Love of wildlife motivates films on rare monkeys
Updated: 2015-04-23 09:17
By XIAO LIXIN in New York(China Daily USA)
Xi Zhinong, China's leading wildlife photographer, has his latest documentary Mystery Monkeys of Shangri-La premiered on Wednesday at Asia Society in New York. Hong Xiao / For China Daily.
Filmmaker Xi Zhinong's encounter with the snub-nosed monkeys of Yunnan two decades ago changed both his life and that of the rare animals.
Xi's latest film,Mystery Monkeys of Shangri-La,tells the story of the monkeys of White Horse Snow Mountain in Yunnan province.The documentary by Wild China Film and Mark Fletcher Productions Ltd premeired in New York on Wednesday at the Asia Society.
"I have never expected that what I did naturally out of my love for the monkeys, Tibetan antelope and other wild animals would have had such huge social influence," Xi said.
Twelve years have passed since his 2003 documentary,Mystery Yunnan Snub-nosed Monkey,to which he devoted 10 years of painstaking shooting on the mountain. That film won awards at the WildScreen Film Festival in England and the International Wildlife Film Festival in Japan.
Xi's regular visits to the mountain also made him aware of a threat to monkeys.In 1995, the local government planned to cut down the primeval forest near the mountain's south, which would have threatened the survival of more than 200 monkeys in the forest.
Xi,who had just finished threeyears of shooting, was shocked. He appealed to authorities with the photos he took of the monkeys, which eventually led to the deforestationbeing stopped and the saving of the habitat.
Xi's actions, which weredescribed by Newsweek as part of "China's budding green revolution", aroused unprecedented public attention and concern.
The rare, wild monkeys were discovered deep in the mountains of Yunnan provincein the 1960s. They have beguiling faces with small noses and large pink lips, and they are estimated to number about3,000.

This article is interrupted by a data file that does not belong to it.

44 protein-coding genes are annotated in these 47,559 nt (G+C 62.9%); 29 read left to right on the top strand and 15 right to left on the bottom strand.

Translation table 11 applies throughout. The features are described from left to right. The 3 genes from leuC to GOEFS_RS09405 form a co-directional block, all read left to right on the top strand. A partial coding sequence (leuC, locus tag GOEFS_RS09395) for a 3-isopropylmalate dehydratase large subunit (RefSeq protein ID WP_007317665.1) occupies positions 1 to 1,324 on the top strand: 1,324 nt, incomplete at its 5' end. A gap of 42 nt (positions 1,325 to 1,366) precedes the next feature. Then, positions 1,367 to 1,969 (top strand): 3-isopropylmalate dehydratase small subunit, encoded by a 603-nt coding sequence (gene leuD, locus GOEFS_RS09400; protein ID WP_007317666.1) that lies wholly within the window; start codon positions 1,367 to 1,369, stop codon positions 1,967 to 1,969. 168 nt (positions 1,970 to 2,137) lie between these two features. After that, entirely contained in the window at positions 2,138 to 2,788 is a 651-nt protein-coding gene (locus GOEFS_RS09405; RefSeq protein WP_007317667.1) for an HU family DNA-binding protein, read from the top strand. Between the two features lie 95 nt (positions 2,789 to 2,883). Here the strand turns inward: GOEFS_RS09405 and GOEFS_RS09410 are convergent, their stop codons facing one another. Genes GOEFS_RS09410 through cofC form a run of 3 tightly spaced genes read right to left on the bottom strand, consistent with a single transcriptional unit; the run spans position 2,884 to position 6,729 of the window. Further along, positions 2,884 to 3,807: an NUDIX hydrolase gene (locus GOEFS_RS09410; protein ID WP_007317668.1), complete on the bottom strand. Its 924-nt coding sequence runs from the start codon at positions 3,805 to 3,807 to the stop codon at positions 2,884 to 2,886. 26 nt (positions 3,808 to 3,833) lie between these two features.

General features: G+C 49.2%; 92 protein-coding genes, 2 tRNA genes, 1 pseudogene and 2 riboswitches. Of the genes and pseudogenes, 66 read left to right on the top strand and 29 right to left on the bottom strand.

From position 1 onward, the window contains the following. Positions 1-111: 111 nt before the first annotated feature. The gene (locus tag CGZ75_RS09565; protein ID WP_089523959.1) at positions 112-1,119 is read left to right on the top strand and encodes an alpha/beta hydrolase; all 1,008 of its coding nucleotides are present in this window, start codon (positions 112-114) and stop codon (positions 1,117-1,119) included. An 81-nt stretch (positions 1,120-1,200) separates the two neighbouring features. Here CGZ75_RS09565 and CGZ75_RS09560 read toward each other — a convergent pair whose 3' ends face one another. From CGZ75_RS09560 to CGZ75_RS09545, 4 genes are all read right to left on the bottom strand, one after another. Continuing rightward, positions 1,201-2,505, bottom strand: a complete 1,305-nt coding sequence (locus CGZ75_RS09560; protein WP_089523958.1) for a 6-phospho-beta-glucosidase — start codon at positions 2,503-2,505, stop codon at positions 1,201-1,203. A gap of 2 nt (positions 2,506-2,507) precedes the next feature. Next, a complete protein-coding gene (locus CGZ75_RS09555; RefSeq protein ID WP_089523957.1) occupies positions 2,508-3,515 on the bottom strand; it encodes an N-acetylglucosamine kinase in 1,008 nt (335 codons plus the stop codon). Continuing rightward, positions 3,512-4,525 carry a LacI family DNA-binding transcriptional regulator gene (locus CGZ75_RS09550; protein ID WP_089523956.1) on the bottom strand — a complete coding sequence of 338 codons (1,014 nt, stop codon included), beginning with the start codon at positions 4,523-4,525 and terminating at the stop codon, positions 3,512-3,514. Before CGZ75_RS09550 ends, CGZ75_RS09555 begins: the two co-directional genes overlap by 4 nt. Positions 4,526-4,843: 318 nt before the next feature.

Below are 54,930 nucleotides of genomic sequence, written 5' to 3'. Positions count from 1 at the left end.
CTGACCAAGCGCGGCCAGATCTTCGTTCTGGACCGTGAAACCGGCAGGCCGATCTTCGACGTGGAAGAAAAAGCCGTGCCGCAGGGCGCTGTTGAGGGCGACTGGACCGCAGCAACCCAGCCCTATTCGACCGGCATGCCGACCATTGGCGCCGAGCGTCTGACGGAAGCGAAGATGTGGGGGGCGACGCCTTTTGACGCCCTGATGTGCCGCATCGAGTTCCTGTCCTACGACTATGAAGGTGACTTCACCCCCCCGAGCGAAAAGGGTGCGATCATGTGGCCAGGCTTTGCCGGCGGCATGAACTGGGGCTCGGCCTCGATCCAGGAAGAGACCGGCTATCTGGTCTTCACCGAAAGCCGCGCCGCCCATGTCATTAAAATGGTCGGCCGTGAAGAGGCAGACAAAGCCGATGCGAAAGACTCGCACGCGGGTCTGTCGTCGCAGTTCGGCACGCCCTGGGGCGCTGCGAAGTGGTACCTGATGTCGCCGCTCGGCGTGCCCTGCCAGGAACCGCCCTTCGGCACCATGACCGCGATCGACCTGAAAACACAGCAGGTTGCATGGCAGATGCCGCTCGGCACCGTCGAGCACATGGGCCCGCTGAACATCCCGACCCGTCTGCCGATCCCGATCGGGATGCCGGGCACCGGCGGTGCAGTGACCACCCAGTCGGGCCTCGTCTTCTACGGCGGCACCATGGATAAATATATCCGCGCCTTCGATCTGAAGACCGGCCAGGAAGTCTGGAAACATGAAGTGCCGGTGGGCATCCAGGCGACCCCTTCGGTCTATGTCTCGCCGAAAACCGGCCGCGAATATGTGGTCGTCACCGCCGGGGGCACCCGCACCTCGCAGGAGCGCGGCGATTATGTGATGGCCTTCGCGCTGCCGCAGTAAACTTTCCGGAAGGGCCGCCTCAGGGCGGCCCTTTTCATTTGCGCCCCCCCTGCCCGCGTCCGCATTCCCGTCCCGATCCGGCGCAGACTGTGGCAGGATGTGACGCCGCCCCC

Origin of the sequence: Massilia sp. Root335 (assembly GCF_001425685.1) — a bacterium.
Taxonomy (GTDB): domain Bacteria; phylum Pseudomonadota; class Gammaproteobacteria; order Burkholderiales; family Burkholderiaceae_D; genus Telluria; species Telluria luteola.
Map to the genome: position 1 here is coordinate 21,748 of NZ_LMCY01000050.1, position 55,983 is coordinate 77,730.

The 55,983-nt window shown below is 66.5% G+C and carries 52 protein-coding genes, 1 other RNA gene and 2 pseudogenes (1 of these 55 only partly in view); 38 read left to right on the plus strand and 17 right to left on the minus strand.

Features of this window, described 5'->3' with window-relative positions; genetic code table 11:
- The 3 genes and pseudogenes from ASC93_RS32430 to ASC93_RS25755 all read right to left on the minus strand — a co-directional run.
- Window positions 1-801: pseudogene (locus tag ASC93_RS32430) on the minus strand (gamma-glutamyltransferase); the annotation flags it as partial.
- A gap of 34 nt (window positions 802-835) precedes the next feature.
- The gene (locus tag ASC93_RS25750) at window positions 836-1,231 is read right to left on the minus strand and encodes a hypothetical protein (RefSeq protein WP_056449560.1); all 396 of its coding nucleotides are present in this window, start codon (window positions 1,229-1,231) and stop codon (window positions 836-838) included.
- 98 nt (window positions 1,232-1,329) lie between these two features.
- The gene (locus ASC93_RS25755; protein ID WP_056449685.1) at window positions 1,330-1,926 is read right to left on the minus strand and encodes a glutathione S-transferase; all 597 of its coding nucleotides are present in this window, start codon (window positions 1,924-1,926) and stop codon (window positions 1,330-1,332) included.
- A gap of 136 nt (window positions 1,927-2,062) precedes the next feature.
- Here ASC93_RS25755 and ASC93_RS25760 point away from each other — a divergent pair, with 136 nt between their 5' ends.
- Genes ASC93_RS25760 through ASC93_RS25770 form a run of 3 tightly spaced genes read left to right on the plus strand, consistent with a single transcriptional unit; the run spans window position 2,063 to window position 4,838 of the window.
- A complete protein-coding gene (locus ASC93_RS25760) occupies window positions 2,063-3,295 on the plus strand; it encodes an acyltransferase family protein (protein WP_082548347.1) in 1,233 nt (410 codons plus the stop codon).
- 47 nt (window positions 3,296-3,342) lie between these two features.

Xi, 51, an internationally renowned wildlife photographer and founder of Wild China Film,first took close-up shotsof the species and presented them to the Chinese public in the early 1990s.
For the latest film,Xi returned and assembled an all-Chinese crew and spent the last three years documenting a family of the monkeys living in one of the highest forests in the world.
"The idea of shooting Mystery Monkeys of Shangri-La actually occurred on a trip when my team and I went to England for the WildPhotos 2012 and revisited the city of Bristol for that year's WildScreen Film Festival,where I was awarded for my last film work," Xi said.
"I was so surprised and shocked that during the 10 years, no Chinese wildlife photographer, me included, had done any film work to record the wild nature of our country," Xi frowned. "Back then, I, in fact, did have some plans and waited for a good timing."
After getting sponsored somehow accidentally, things seemed to get back on track. Thanks to advancing technologies thathelped cut costs, Xi's latest documentary adopted technological advances and followed the BBC standard.
"This time, a good partner and friend of mine, Mark (Fletcher),joined us, and his previous rich experience with the BBC has been a great help," Xi said.
Wildlife photography lags in China, and most of the well-known TV programs of this type in China, such as from Animal World and Discovery, are imported and dubbed or subtitled on air.
Xi estimated the number of professional Chinese wildlife photographers at no more than 10.
"Without the unconditional love and respect for wildlife and nature, it is impossible to make an outstanding wildlife photographer," an emotional Xi said.
Wild China Film, which Xi established in 2001, promotes environmental protection through photography and also trains young photographers.
The Chinese Wildlife Photography Training Camp, which his studio has run for many years, will open on April 28 in Gauri Gvong.
"What our camp strives to achieve is photographic techniques, and more importantly, to cultivate wildlife-loving eyes and heart," Xi said.
"I just hope that my work, be it photos or films, could make the public familiar and like the wildlife, then evoke the softest part of people and emotional resonance of life, and further invoke growing public awareness about the protection of wild animals and nature," Xi said. "People could only develop fondness of something after getting to know more about it. Otherwise, it would be mere empty talk."
The documentary also will air in the US on April 29 at 8 pm (ET) on PBS.
"We definitely present the most beautiful wild nature to the Chinese public and will try to air the episode via platforms of video websites, theaters and domestic TV stations (in China)," Xi said.